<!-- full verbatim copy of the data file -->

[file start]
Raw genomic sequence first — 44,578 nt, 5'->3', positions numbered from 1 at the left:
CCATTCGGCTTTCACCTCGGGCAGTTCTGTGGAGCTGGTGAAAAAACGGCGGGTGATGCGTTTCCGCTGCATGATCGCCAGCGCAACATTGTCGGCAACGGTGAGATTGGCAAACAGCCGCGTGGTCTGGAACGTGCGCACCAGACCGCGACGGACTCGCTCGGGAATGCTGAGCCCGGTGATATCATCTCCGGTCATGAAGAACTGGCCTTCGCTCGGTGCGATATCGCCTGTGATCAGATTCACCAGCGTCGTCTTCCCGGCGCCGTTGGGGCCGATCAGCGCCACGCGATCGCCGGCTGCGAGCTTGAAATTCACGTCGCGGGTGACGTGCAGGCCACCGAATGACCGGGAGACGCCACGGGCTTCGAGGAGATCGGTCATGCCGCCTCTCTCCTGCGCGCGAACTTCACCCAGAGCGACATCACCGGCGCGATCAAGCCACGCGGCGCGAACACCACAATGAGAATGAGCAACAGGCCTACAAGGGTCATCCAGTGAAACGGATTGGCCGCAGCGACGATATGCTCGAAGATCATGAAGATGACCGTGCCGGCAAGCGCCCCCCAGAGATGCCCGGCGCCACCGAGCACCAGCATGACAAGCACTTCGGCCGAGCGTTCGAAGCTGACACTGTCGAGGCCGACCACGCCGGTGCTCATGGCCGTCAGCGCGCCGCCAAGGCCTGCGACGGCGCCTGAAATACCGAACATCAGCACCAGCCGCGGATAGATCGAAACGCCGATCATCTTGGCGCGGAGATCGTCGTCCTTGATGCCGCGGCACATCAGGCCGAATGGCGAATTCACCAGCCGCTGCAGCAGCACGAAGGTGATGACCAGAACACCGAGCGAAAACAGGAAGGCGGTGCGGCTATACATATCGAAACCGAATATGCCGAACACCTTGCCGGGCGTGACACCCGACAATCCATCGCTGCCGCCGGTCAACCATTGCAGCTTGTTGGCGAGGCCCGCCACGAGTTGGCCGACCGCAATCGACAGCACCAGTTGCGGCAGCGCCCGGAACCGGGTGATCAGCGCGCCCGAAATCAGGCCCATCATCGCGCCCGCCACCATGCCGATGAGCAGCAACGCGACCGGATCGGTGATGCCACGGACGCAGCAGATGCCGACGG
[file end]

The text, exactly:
Raw genomic sequence first — 44,578 nt, 5'->3', positions numbered from 1 at the left:
CCATTCGGCTTTCACCTCGGGCAGTTCTGTGGAGCTGGTGAAAAAACGGCGGGTGATGCGTTTCCGCTGCATGATCGCCAGCGCAACATTGTCGGCAACGGTGAGATTGGCAAACAGCCGCGTGGTCTGGAACGTGCGCACCAGACCGCGACGGACTCGCTCGGGAATGCTGAGCCCGGTGATATCATCTCCGGTCATGAAGAACTGGCCTTCGCTCGGTGCGATATCGCCTGTGATCAGATTCACCAGCGTCGTCTTCCCGGCGCCGTTGGGGCCGATCAGCGCCACGCGATCGCCGGCTGCGAGCTTGAAATTCACGTCGCGGGTGACGTGCAGGCCACCGAATGACCGGGAGACGCCACGGGCTTCGAGGAGATCGGTCATGCCGCCTCTCTCCTGCGCGCGAACTTCACCCAGAGCGACATCACCGGCGCGATCAAGCCACGCGGCGCGAACACCACAATGAGAATGAGCAACAGGCCTACAAGGGTCATCCAGTGAAACGGATTGGCCGCAGCGACGATATGCTCGAAGATCATGAAGATGACCGTGCCGGCAAGCGCCCCCCAGAGATGCCCGGCGCCACCGAGCACCAGCATGACAAGCACTTCGGCCGAGCGTTCGAAGCTGACACTGTCGAGGCCGACCACGCCGGTGCTCATGGCCGTCAGCGCGCCGCCAAGGCCTGCGACGGCGCCTGAAATACCGAACATCAGCACCAGCCGCGGATAGATCGAAACGCCGATCATCTTGGCGCGGAGATCGTCGTCCTTGATGCCGCGGCACATCAGGCCGAATGGCGAATTCACCAGCCGCTGCAGCAGCACGAAGGTGATGACCAGAACACCGAGCGAAAACAGGAAGGCGGTGCGGCTATACATATCGAAACCGAATATGCCGAACACCTTGCCGGGCGTGACACCCGACAATCCATCGCTGCCGCCGGTCAACCATTGCAGCTTGTTGGCGAGGCCCGCCACGAGTTGGCCGACCGCAATCGACAGCACCAGTTGCGGCAGCGCCCGGAACCGGGTGATCAGCGCGCCCGAAATCAGGCCCATCATCGCGCCCGCCACCATGCCGATGAGCAGCAACGCGACCGGATCGGTGATGCCACGGACGCAGCAGATGCCGACGG